A person-centered, warm approach to healing

Nature Reflecting on Crystal Glass


Cognitive Behavioral Therapy (CBT) helps people to recognize the negative thinking patterns that may be holding them back from a happier, more self-compassionate life. CBT operates under the premise that our thinking has a huge impact on how we act and our emotions, and therefore targeting our thoughts first can be a mechanism for healing. Dialectical Behavioral Therapy (DBT) focuses on skill-building around the areas of interpersonal effectiveness, mindfulness, emotional regulation and distress tolerance. Clients often tell me they appreciate having an action-oriented approach like DBT that gives them skills to practice in their everyday life.

Rock in Sand


EMDR (Eye Motor Desensitization Reprocessing) is an integrative, trauma intervention. EMDR helps the brain reprocess "stuck" traumatized memories and assists people in gaining new understanding and insights from their trauma(s) so that traumatic memories are less emotionally disturbing. I've used EMDR to help clients heal from a multitude of struggles including trauma, abuse, anxiety, self-esteem issues, break-ups and grief. With EMDR we also look at what negative beliefs you have formed about yourself as a result of your struggles, which provides an extra layer of healing that talk therapy alone may not provide.

Grass and Flowers


Gottman method focuses on areas of knowing one another's world, fondness and admiration, turning towards one another rather than away, positive perspectives, managing conflict, making life dreams come true, and sharing meaning. All of these aspects are referred to as the "Sound Relationship House." We will explore these areas of your relationship, and I will provide you with exercises and interventions based on your areas of growth and strengths as a couple.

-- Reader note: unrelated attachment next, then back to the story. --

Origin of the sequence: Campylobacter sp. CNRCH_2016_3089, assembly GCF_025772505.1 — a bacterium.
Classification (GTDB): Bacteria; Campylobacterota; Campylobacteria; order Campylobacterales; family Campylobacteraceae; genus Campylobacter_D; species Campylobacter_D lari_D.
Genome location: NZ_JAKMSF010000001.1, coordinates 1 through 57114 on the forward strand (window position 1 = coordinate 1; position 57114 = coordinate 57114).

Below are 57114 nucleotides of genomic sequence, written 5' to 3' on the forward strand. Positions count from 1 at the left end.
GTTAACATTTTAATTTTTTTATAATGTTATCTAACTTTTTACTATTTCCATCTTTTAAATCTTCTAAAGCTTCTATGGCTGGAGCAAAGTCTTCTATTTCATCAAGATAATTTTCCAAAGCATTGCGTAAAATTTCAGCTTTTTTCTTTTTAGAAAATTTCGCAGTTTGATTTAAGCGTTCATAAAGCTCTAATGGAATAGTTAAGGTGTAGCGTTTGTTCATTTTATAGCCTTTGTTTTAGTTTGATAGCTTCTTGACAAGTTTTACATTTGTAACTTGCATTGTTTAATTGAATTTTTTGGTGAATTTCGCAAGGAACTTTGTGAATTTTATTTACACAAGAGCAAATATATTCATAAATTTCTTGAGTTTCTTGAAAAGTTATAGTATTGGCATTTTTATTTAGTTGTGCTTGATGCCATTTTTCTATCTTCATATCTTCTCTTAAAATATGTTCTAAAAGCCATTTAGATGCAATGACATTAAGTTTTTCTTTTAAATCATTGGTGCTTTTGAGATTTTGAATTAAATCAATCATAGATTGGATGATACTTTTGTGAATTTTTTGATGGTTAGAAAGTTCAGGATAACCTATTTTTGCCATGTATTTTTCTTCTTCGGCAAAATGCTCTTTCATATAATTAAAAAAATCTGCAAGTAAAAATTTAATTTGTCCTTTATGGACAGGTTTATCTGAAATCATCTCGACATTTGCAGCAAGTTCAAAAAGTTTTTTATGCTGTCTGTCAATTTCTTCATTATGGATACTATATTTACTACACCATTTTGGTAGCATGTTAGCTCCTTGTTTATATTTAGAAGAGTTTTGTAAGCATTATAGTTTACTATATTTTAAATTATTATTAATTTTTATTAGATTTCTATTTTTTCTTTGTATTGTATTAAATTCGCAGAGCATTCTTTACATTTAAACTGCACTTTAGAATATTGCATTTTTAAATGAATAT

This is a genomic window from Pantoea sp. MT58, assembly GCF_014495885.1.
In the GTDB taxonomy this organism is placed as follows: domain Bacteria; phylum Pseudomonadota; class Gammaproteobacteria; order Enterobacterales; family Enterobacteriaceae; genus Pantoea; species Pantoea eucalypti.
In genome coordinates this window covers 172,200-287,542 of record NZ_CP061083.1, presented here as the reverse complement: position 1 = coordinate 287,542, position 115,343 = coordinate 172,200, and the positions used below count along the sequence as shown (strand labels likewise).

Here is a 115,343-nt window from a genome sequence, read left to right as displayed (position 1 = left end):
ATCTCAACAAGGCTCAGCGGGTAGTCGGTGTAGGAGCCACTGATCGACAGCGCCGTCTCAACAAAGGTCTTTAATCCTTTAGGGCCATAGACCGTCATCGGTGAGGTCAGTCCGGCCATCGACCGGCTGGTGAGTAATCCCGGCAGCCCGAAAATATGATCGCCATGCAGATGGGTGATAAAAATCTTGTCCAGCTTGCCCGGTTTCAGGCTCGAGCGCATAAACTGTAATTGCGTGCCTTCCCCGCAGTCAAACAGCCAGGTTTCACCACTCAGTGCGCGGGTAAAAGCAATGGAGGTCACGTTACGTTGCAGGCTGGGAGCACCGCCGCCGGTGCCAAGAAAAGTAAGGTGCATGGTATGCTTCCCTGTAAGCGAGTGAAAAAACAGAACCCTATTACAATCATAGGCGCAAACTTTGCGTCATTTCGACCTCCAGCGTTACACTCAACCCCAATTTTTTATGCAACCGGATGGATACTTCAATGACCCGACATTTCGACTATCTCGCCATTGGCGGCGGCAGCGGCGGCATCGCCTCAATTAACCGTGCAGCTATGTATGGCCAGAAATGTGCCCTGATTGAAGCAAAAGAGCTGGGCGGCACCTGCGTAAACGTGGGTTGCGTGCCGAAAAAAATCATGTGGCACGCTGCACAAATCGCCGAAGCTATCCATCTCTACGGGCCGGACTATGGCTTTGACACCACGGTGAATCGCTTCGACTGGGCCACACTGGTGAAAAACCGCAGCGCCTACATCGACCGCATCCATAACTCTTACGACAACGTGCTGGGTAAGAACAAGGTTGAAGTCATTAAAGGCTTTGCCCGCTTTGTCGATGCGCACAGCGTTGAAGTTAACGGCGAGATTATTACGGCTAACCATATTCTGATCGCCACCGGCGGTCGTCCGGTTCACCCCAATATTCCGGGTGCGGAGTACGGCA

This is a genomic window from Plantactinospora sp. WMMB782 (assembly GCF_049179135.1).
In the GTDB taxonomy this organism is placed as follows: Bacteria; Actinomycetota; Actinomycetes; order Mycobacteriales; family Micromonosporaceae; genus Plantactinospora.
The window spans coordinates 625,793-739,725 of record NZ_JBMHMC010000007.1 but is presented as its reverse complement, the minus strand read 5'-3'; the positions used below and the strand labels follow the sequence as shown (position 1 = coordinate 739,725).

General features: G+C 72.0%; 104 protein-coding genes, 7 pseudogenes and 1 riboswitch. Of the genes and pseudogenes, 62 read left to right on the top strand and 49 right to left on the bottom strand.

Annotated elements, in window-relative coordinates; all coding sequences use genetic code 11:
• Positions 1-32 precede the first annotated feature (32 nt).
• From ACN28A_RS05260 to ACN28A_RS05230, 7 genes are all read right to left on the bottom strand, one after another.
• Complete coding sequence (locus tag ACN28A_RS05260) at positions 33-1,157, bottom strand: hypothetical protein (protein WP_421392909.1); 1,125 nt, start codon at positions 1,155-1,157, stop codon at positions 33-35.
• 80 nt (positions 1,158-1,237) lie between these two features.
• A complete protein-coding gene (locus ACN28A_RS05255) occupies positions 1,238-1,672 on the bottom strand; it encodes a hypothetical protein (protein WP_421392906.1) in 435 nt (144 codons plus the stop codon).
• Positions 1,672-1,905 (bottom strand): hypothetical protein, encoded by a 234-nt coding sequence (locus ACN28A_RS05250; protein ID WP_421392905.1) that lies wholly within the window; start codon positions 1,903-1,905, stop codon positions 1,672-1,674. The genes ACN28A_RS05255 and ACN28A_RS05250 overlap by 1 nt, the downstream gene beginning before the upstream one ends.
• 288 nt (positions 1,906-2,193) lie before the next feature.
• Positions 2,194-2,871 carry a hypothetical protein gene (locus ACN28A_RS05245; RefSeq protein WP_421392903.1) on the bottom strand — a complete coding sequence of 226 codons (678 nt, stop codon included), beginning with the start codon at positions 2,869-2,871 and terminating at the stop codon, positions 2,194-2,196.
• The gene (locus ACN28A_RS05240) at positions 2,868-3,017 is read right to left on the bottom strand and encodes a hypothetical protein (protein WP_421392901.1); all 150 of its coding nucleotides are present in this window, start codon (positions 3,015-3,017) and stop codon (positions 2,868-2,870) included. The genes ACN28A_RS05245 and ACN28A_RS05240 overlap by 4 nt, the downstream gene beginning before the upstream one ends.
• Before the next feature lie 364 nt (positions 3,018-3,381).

Hiking in the Highlands


Anxiety and Depression are the most prevalent mental health struggles I see in my practice. With anxiety, there tends to be a core fear, so I like to explore with clients what their deeper fears are that can be feeding their anxiety. I also like to think of all emotions as messages from our psyche that tell us important information about our life and relationships. If we can have the courage to "lean into anxiety," and delve into what message it is trying to convey, we can find healing. I also like to help people identify their attachment styles as a way to help them better understand how their early life has informed how they approach adult relationships. With depression, people tend to experience hypoarousal, meaning lack of energy, motivation, and "shutting down." I help clients find their drive and passion again, and assist them in exploring their values, goals, and routines to guide them in a way that can get them excited about life again.

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